The Tourism Authority of Thailand (TAT) and the Mae Fah Luang Foundation proudly present a new enticing tourist attraction in the province of Chiang Rai – the Hall of Opium in the Golden Triangle Park.
Thawatchai Arunyik, Governor of the TAT said, “We think this will be of great interest to tourists from around the world. After all, it was only a few decades ago that the areas around the Golden Triangle were notorious for being at the heart of South East Asia’s opium trade, with poppy plantations hidden in the hills far from preying eyes.”
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A ROYAL EFFORT
Thanks to the hard work of the Princess Mother over many years, to initiate royal projects in Chiang Rai, the trade in opium was gradually eliminated.
TAT Governor Arunyik said, “The Princess Mother encouraged the local people to stop cultivating poppies and switch to cold-climate plantation. Orchards replaced the opium fields and poppy farming became a thing of the past.”
THE HISTORY OF OPIUM
Located at Baan Sob Ruak, in the Chiang Saen district of Chiang Rai province, it's close to the very fields where millions of poppies once bloomed. The Hall of Opium gives a full picture of the opium trade, its history, some of the characters involved and how it blighted the lives of addicts.
This is a tale of a trade that stretches back some 5,000 years and gave rise to some of the biggest events in history: the Chinese Opium Wars, the colonization of India and the rise of international drug cartels.
THAILAND'S HALL OF OPIUM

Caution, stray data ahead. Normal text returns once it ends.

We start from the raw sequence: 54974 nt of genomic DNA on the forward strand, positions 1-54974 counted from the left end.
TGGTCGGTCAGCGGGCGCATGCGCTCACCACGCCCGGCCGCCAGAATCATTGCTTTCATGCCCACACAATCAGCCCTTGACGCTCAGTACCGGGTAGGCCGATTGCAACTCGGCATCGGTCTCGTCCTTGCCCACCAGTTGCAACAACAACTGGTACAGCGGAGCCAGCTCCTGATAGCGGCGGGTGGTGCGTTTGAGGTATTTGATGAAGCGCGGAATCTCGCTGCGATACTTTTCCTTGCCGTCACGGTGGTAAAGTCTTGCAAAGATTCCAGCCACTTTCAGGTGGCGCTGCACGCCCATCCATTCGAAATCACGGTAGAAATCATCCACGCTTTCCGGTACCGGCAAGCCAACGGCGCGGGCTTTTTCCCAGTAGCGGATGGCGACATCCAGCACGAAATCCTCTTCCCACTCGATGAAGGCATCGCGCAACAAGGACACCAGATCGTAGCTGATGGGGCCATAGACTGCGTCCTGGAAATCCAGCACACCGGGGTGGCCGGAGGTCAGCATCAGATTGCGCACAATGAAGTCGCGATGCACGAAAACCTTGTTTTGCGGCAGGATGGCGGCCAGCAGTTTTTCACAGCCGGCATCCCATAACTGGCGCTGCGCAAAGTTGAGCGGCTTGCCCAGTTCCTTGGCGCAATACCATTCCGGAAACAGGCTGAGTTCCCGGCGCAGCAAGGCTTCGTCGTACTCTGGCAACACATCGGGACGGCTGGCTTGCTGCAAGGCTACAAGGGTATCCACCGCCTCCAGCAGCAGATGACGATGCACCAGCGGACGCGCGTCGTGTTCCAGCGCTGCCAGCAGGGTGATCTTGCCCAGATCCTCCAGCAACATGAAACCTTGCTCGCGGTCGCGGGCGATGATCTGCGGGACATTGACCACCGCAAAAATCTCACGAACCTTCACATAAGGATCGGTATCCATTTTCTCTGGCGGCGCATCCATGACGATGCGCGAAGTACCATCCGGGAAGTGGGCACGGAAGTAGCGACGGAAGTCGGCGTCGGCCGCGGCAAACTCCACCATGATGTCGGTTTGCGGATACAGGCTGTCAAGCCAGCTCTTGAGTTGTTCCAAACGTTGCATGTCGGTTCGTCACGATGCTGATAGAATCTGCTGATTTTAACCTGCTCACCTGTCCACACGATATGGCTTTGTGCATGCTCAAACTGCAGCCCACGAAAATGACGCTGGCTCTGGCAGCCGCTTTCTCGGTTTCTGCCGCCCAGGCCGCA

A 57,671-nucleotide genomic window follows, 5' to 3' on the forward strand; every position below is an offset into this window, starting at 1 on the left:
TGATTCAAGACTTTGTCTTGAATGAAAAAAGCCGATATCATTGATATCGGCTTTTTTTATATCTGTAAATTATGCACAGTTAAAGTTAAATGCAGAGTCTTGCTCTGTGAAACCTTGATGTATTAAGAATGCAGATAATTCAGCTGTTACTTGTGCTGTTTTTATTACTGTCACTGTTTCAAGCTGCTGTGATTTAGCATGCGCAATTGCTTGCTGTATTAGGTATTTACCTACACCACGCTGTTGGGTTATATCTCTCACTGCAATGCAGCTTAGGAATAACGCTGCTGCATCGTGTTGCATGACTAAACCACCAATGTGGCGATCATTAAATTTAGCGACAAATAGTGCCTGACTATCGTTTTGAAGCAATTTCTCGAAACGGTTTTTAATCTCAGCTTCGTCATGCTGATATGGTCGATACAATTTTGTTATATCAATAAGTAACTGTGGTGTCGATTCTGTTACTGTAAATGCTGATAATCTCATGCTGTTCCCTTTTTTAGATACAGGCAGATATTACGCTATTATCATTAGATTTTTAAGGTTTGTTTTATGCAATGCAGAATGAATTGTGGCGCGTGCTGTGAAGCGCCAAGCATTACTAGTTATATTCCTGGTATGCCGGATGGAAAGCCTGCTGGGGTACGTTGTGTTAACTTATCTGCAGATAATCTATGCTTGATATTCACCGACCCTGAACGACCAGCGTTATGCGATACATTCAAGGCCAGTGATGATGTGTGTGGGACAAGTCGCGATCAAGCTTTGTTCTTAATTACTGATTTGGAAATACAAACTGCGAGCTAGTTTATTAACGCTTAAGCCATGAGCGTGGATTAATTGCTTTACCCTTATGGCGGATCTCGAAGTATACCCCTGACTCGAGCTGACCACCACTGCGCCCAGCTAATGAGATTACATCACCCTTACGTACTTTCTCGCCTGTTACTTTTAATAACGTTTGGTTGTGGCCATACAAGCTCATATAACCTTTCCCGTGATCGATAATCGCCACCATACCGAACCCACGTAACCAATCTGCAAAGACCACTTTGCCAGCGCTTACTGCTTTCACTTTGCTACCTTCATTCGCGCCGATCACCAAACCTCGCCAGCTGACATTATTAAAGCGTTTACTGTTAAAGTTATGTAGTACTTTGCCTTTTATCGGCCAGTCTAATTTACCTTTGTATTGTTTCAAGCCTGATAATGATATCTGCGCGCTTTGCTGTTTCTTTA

Despite being a dark tale, the history of opium is fascinating and The Hall of Opium’s exhibition has been designed to make a big impact on all visitors.
Put together by historians and multimedia experts, the show treats visitors to sound and light displays, unique photos, video exhibits and interactive presentations.
This means it is accessible and exciting to people of all ages and nationalities as well as being poignant and thought-provoking.
Because it has been designed to be educational and instructive, the Hall of Opium will be especially interesting to younger visitors, who may find it hard to imagine that just a few years ago things were so different in this bustling modern nation.
The drug trade of the Golden Triangle is not glorified in any way and there is a strong focus on the dangers of the poppy – that lovely bloom which ruins lives. The museum teaches all about drug trafficking, addiction, and smuggling, and especially how the drug can affect the people who take it, destroying families and communities.
But the final lesson the museum teaches is how there is hope and how, ultimately, things can change for the better.
The museum is open every day (except Monday)
from 8:30 – 17:00 hrs.
A visit takes around 2-3 hours